Judge Dupont retires from 18th Judicial District seat; nephew running in special election set for March 5 _lowres

Judge William Dupont

William Dupont has traded in his gavel and black robe for fishing poles and leisurely hunting trips after 11 years of serving as a judge for the 18th Judicial District.

The 64-year-old Plaquemine man, a member of one of Iberville Parish’s most politically active families, retired from office on Halloween — five years before his term in office expires.

Dupont said Wednesday that after 40 years of public service, he’s ready to relax, spend more time with family and simply enjoy life.

“I’ll get to read the newspaper every morning with my dog sitting beside me and get to look down at him and ask, ‘What are we going to do today?’?” he said. “My years in public service kind of interrupted a lot of my private life. Guess I’ll get to do a little more hunting and fishing.”

The governor has set a special election for March 5 to select a successor to finish Dupont’s unexpired term in a district that includes West Baton Rouge, Pointe Coupee and Iberville parishes.

Retired appellate court Judge Edward “Jimmy” Gaidry has been appointed by the state’s Supreme Court to preside over DuPont’s cases until his replacement is selected.

Before he was elected to the district court bench in September 2004, Dupont served as city judge in Plaquemine for 14 years. By special appointment of the Louisiana Supreme Court, he also served as judge pro tempore of the 18th JDC’s Juvenile Court from 2001 to 2002.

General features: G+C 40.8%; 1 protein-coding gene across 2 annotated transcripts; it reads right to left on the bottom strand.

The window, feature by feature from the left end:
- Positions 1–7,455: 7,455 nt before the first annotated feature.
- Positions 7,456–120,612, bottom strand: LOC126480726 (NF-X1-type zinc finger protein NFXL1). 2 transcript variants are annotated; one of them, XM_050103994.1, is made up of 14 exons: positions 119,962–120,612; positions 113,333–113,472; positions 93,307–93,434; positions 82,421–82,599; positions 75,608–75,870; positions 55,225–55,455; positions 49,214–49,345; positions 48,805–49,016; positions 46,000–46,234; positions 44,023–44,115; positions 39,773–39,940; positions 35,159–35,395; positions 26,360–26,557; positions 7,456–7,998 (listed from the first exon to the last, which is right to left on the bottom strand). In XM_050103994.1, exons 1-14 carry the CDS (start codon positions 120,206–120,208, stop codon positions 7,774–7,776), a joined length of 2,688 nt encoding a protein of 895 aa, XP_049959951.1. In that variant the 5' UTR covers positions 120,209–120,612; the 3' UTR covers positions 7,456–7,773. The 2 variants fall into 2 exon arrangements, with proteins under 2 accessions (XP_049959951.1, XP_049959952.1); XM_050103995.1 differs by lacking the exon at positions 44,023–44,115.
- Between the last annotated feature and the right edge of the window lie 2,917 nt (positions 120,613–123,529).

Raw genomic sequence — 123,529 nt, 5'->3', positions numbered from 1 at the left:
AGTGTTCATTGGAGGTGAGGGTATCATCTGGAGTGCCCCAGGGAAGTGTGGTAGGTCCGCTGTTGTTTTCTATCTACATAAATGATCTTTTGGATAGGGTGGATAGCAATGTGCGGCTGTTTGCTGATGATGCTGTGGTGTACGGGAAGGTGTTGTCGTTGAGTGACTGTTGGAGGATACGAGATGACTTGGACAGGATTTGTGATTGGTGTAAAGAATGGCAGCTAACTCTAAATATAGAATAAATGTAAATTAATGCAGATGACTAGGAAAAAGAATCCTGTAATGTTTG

Since graduating law school at age 23 in 1975, Dupont has served as attorney for the city of Plaquemine, town of Fordoche and the Atchafalaya Basin Levee District.

The husband and father of two daughters has also served as chairman, vice chairman and board member of the Capital Area Human Services for District 1, where he says he assisted in obtaining substance abuse treatment on the west side of the Mississippi River.

In his retirement announcement, Dupont credits being a father and practicing law for 28 years at his family’s law firm with helping him gain a better understanding of the varied and complicated issues he faced in court as a judge.

“Some judges get the opinion they should just sit up in an ivory tower — that’s just not me,” he said. “Even when I was campaigning, I told folks I wanted to be the type of judge that would sit down and have a cup of coffee with anyone.”

Although he’s stepping down from the bench, Dupont said retirement won’t keep him off the campaign trail.

His nephew, Joseph B. Dupont Jr., has announced his candidacy for the special election. The qualifying period for the March 5 election will begin Dec. 2.

Dupont’s brother, James H. Dupont, served as parish assessor for more than 30 years. His brother, Joseph B. Dupont. Sr., was the first Plaquemine City Court judge — a position that his son, now running for the seat on district court, briefly held on appointment.

“He has been saying for years that when I left, he was going to give it a shot,” Dupont said of his nephew. “I’m proud of him. He has the experience so I’m going to get out there and help him.”

Follow Terry Jones on Twitter ,@tjonesreporter.